Take Small Steps. I can (and will) get up right now and put away the remaining items on the family room table. Done! (And in about five minutes). In addition, I put away a couple other drop and run bonuses I'd left myself and morphed right into...

Yes, it has a Home (putting that stuff away meant it had to go where it belonged) and...

Let it Go! (extraneous/outdated items were easily tossed in my desire to clear the space).

As for Easy Upkeep, the fact that I could make that much actual progress (as opposed to just putting the stuff in a random location to get it out of sight) in that little time is an indication that I have systems that are working.

Why, if it was that easy, did these piles form in the first place? No matter how good our systems (and mine, although imperfect, are pretty good because I've been doing this for over a decade), real life intervenes. A shortage of time. The urgency of a deadline. A different priority (dinner with friends and watching a movie with my daughter, who's home for only a week, rose to the top of the list Saturday night). Sheer exhaustion. Too much stuff. A sense of overwhelm.

You get the picture.

These things happen. It's what we do after they happen that makes the difference between a short-term clutter situation and a long-term problem. I'm off to a good start because I found an easy place to begin taking small steps. Now, I need to make the other piles a priority and either set aside time to deal with them or simply practice Give it Five! consistently until the remaining piles are gone. In addition, I need to not leave myself any new drop and run bonuses along the way because those will only compound the problem.

As I type this, I see other things that need to be done, so I am writing them down to keep myself accountable. The quick and easy ones will probably be swept up and out of sight in my next Give it Five! attack, and the others will stare up at me from my list until I get them done and/or assign them a time slot on my calendar.

Small steps.

Thursday, November 15, 2018

3 Keys Thursday: 3 Things to do on a Snow Day

Today, I declared a snow day. The college where I work has yet to follow suit but, in light of a forecast with 100% probability of precipitation during my scheduled classes, I canceled them pretty much at the first sign of a snowflake. Not only am I a snow chicken, but I have a lot of students who commute and I didn't want my class to be the reason they were on the road.

So now, a beautiful, empty day stretches out ahead of me -- a beautiful, empty day with a lengthy to-do list, that is. I could double down and see just how much I could cross off that list. Or, I could practice a little balance.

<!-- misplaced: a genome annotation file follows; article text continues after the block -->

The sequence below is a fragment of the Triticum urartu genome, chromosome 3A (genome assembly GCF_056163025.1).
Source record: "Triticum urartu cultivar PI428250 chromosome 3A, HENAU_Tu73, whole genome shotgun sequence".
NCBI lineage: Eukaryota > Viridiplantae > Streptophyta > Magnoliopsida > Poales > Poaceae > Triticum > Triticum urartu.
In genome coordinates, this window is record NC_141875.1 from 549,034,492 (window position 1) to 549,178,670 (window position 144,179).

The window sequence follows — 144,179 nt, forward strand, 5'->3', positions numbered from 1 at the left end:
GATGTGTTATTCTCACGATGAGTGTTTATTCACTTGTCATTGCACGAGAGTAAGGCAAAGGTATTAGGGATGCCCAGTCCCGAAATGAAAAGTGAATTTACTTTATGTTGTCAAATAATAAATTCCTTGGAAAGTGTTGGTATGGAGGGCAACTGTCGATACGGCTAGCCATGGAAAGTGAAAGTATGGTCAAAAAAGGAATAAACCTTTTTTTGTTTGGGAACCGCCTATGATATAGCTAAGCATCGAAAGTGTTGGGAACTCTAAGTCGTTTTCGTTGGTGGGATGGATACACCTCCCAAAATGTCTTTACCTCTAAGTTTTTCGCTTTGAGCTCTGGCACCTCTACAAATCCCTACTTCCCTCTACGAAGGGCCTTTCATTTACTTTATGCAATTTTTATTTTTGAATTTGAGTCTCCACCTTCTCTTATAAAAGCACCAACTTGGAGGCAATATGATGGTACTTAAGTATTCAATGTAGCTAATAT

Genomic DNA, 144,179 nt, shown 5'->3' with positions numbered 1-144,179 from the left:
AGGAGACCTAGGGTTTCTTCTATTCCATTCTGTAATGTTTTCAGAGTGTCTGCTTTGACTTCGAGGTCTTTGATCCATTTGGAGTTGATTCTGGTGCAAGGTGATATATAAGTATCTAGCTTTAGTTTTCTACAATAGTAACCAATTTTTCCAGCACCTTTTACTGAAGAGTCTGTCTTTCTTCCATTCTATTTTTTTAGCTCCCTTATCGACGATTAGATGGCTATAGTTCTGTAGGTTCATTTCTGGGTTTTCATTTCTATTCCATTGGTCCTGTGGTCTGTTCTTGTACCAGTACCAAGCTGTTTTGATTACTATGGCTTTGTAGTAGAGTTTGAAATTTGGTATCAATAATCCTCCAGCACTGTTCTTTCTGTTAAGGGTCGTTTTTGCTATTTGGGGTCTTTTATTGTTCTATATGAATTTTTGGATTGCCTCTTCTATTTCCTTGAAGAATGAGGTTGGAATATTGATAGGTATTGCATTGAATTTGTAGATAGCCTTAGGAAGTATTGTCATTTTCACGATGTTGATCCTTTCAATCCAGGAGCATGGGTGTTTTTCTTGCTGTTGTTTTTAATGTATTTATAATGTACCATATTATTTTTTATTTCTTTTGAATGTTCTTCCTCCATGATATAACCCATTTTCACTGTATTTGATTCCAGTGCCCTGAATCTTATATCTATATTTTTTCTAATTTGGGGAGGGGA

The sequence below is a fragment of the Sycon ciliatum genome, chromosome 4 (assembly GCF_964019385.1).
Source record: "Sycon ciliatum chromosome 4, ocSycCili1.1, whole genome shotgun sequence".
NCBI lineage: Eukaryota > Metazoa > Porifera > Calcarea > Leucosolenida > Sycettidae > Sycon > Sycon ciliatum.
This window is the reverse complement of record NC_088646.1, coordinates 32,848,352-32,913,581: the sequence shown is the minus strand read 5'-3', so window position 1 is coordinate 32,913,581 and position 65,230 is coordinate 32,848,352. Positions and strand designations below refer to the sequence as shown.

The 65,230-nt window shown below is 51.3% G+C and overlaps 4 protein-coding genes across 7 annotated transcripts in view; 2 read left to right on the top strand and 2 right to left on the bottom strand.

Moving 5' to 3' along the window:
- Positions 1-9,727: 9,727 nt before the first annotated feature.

Guess which one I'm opting for.

Sometimes, time management is as much about taking down time as powering through. I have every intention of tackling my list, but a snow day is a gift -- found time -- and I intend to treat it as such, incorporating these three things into my snow day to-do list.

Sleep. If you're a person who practices good sleep hygiene -- going to bed and getting up at the same time each day, getting seven to eight hours of sleep each night -- you might not need to add this to your list. I am not that person. The best part of a snow day, for me, is rolling over and going back to sleep.

Do something intentionally. When our days are packed, we often blaze through them, doing what we need to do and not paying much attention to most of it. Days that are more slow-paced can remind us to take things -- or at least one thing -- slowly, paying attention to what we are doing instead of flying through it on autopilot.

Do something you've been putting off. I made progress on the piles in my family room the other night, but they're not gone yet. Nor is the mail pile on the kitchen counter or the "stuff to get to" on the dining room table. I won't get to all of them today, but I'm determined to eradicate at least one of them. I also realized the night before last that I hadn't set November goals yet. Perhaps the middle of the month would be a good time to tackle those.

I'm not naive enough to think that everyone gets a snow day, or that snow days for parents of school-aged children look anything like mine. But today's snow day was one of my own creation, with a major assist from Mother Nature, reminding me that we don't always have to wait for snow days to drop themselves into our schedules. Some days, we can create a "slow day" of our own.

And we don't even need an assist from the weather to make that happen.

Wednesday, November 14, 2018

Staying on the Right Side of the Line

Conger Design via Pixabay
After being contained into submission not so long ago, they're back. The bane of my I need to see it personal style.

The piles.

They have homes -- good ones. Simple ones. 

Clearly, not simple enough. 

Too many papers, too little time and too many deadlines have crashed headlong into one another. And the result isn't pretty.

As someone with an I need to see it personal style, piles are my default. In moderation, they can actually be helpful, prompting me to take action. The trouble is, the line between moderation and visual overload can be very fine indeed. In fact, I often don't see the line until I've crossed over it.